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From: B.K. DeLong (bkdelongpobox.com)
Date: Thu Feb 21 2008 - 15:03:41 CST
Well, if anything I think it makes a further case for using
multifactor authentication in order to login to machines - a
"something you have" piece.
Of course, if we knew what we know now and all had robust data
classification schemes allowing us to have to protect only that
business critical or regulation-controlled data, we wouldn't have to
boil the ocean.
We could put in place RBAC and DRM/ERM might actually be doable. Now
where's that Business Impact Assessment from the DR/BCP plan? Sounds
like a good place to start.....if pigs could fly. ;)
On Thu, Feb 21, 2008 at 3:48 PM, security curmudgeon
> [Companies who suffer a data loss incident, take note. Not only is the
> "password" to the operating system worthless, now the encrypted drives
> that we never see used are too. =) -jericho]
> Researchers: Disk Encryption Not Secure
> By Kim Zetter February 21, 2008 | 12:13:48 PM
> Researchers with Princeton University and the Electronic Frontier
> Foundation have found a flaw that renders disk encryption systems useless
> if an intruder has physical access to your computer -- say in the case of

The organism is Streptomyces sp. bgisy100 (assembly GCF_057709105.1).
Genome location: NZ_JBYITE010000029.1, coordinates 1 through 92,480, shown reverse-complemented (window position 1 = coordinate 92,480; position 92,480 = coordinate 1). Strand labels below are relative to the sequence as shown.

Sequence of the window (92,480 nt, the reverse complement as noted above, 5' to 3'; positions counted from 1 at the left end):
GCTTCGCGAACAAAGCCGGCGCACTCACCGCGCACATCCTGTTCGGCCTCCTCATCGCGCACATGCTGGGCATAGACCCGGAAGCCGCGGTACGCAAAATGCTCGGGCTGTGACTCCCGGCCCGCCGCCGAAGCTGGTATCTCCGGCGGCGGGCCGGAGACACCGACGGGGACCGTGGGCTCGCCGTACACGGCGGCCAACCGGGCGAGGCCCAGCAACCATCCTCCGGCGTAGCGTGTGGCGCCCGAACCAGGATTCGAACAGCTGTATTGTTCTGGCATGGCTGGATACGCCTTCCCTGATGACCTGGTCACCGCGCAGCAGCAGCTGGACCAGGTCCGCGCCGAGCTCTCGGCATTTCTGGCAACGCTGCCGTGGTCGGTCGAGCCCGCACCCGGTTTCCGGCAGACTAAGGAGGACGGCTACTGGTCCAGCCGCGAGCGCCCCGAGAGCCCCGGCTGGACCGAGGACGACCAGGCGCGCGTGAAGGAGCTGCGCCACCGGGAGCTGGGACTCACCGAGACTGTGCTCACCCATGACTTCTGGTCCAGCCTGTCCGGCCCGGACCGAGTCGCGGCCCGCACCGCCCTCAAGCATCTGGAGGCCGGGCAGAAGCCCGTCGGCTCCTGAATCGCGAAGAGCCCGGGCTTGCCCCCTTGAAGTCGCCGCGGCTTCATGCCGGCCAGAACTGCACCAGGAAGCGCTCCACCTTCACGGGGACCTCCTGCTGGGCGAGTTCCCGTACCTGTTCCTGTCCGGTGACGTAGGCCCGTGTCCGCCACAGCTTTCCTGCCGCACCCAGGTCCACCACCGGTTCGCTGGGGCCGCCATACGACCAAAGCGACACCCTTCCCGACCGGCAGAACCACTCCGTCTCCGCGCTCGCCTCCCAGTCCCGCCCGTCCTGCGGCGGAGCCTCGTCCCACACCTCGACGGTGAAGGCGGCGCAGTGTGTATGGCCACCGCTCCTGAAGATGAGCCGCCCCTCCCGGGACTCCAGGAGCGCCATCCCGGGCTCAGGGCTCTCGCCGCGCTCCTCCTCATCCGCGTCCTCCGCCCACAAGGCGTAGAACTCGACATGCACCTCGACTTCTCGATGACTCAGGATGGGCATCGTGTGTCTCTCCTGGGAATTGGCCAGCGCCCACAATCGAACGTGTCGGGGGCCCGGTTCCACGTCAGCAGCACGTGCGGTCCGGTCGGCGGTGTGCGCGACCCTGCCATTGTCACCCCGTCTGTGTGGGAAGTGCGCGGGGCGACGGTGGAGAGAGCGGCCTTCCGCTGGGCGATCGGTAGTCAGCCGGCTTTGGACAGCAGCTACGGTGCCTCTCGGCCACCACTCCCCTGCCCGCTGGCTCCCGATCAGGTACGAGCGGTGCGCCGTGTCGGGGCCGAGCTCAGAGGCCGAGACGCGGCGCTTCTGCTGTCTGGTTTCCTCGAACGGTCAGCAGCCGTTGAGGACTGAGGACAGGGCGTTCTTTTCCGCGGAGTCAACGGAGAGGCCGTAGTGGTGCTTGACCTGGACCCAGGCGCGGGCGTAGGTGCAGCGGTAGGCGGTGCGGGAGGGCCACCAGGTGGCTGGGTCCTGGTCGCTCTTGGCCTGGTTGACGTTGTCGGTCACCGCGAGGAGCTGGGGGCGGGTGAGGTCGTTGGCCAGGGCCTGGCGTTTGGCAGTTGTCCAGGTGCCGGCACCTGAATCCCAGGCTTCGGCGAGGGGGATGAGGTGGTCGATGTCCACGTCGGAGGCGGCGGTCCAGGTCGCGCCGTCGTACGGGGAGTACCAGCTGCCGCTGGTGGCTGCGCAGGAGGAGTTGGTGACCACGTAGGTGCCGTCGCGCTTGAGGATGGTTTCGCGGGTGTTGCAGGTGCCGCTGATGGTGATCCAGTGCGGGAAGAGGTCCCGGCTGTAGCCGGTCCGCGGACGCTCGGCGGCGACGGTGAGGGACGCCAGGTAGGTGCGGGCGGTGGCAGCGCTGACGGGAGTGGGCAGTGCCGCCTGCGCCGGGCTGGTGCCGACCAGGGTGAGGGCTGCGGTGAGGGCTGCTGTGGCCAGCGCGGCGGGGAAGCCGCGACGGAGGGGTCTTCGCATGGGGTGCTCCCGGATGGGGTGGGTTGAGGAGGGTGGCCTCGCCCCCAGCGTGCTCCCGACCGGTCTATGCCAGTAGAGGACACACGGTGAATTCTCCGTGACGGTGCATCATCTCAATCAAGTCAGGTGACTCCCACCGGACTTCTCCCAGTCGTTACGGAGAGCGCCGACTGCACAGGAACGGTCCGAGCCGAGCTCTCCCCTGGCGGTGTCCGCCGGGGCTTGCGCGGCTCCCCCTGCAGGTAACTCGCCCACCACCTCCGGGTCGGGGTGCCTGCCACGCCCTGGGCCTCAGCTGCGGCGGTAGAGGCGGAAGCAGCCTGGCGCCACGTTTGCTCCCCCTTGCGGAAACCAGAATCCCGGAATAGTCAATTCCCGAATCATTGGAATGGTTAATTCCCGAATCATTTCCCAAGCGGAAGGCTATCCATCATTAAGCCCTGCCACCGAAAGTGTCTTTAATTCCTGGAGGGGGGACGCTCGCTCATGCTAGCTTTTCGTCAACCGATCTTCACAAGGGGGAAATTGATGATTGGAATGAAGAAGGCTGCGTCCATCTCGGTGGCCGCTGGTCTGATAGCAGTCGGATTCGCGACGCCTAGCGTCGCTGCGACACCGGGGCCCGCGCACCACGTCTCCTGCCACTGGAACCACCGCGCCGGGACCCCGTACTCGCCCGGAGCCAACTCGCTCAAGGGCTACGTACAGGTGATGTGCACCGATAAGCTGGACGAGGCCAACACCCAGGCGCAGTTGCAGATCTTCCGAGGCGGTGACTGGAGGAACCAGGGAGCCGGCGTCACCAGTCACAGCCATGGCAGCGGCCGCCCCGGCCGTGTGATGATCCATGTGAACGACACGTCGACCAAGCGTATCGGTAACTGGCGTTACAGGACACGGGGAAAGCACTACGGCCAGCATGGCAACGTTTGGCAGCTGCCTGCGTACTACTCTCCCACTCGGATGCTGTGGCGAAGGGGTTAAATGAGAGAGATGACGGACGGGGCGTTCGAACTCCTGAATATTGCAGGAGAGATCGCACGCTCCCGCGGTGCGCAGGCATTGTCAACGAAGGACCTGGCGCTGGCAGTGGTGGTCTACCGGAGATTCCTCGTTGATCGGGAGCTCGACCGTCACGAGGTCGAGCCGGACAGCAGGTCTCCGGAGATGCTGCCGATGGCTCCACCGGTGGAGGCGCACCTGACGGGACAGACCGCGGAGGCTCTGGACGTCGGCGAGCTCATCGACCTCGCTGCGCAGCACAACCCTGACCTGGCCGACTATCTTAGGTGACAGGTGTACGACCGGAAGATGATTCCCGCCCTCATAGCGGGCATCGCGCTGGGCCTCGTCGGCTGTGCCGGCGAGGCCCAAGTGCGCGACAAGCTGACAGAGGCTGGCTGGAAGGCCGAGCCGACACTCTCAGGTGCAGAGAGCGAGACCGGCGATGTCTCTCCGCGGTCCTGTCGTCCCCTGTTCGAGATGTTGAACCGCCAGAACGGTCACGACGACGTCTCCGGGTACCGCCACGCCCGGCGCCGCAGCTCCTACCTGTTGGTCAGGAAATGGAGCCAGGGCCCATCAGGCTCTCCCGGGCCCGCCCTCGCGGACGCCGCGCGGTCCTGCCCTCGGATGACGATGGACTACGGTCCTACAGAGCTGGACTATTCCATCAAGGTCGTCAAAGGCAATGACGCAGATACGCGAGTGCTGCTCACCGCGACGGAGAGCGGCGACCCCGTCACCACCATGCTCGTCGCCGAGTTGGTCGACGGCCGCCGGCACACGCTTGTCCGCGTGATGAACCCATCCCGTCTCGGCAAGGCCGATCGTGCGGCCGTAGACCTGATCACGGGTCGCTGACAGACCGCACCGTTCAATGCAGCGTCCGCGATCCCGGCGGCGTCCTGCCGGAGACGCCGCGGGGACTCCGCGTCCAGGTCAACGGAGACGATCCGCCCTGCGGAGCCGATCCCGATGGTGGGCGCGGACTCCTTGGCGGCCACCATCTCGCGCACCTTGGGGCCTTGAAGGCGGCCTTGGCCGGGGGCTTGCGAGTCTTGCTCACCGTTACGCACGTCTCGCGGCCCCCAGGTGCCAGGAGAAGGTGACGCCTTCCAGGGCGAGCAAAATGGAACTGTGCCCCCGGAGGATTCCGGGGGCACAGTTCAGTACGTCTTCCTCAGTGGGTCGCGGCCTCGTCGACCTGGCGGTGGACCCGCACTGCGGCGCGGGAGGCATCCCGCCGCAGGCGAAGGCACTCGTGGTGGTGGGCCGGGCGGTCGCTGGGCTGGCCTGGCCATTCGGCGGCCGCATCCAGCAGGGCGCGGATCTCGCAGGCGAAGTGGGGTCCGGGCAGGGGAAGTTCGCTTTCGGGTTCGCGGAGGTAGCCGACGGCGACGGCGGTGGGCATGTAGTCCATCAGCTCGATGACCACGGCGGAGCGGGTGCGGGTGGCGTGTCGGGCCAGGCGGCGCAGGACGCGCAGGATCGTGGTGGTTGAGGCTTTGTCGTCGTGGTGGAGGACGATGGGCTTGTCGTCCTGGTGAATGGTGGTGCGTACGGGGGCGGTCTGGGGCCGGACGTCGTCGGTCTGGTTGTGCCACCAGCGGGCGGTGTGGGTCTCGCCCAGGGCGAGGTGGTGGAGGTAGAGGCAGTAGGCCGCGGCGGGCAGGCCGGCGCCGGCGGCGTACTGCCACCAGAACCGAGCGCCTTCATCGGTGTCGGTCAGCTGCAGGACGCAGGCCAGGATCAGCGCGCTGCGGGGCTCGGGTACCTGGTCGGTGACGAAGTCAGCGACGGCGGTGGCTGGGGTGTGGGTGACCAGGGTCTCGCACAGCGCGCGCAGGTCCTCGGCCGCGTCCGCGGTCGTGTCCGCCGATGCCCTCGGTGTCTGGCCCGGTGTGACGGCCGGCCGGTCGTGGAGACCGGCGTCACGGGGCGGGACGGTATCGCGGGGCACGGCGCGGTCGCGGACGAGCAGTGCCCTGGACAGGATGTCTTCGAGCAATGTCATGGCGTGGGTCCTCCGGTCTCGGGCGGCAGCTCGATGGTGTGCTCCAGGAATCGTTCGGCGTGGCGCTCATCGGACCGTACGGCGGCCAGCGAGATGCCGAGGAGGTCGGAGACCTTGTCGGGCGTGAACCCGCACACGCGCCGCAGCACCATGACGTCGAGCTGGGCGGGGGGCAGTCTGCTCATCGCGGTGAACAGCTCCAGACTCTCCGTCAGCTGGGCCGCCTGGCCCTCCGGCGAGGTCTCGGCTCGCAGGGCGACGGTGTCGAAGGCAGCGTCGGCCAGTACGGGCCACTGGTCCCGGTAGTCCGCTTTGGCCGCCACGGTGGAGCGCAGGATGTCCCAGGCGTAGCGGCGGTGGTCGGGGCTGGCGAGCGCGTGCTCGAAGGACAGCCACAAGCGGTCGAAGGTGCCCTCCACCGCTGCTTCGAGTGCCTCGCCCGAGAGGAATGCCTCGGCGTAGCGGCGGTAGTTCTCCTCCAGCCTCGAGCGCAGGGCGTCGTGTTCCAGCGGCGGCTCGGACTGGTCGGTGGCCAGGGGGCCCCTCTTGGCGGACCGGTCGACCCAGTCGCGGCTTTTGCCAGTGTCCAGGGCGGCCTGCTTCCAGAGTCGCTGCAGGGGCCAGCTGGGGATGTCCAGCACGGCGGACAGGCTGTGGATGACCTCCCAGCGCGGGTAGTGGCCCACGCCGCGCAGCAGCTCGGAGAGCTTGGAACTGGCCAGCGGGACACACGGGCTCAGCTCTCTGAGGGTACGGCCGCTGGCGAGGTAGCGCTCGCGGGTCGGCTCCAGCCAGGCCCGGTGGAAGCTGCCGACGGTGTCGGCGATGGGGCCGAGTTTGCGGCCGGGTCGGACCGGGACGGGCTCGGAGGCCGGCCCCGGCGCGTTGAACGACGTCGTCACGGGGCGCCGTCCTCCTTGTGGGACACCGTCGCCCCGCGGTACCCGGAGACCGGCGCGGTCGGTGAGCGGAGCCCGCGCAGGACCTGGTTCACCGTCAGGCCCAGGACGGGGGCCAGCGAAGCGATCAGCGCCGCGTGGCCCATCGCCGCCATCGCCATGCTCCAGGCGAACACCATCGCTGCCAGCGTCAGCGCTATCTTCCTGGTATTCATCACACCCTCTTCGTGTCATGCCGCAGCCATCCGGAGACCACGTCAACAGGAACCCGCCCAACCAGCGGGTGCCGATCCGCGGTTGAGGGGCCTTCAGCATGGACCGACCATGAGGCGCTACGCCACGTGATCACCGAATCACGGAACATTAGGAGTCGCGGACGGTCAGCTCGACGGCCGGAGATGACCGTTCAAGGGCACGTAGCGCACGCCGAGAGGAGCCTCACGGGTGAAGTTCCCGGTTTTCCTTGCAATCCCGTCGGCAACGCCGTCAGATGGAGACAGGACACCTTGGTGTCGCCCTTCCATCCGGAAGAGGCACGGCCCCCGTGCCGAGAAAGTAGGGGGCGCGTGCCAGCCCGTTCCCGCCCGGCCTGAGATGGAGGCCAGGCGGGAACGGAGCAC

> a stolen laptop or when a computer is left unattended on a desktop in
> sleep mode or while displaying a password prompt screen.
> The attack takes only a few minutes to conduct and uses the disk
> encryption key that's stored in the computer's RAM.
> The attack works because content as well as encryption keys stored in RAM
> linger in the system, even after the machine is powered off, enabling an
> attacker to use the key to collect any content still in RAM after
> reapplying power to the machine.
> "We've broken disk encryption products in exactly the case when they seem
> to be most important these days: laptops that contain sensitive corporate
> data or personal information about business customers," said J. Alex
> Halderman, one of the researchers, in a press release. "Unlike many
> security problems, this isn't a minor flaw; it is a fundamental limitation
> in the way these systems were designed."
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B.K. DeLong (K3GRN)
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solutions for large and small networks. Scan your network and monitor your
traffic to find the data needing protection before it leaks out!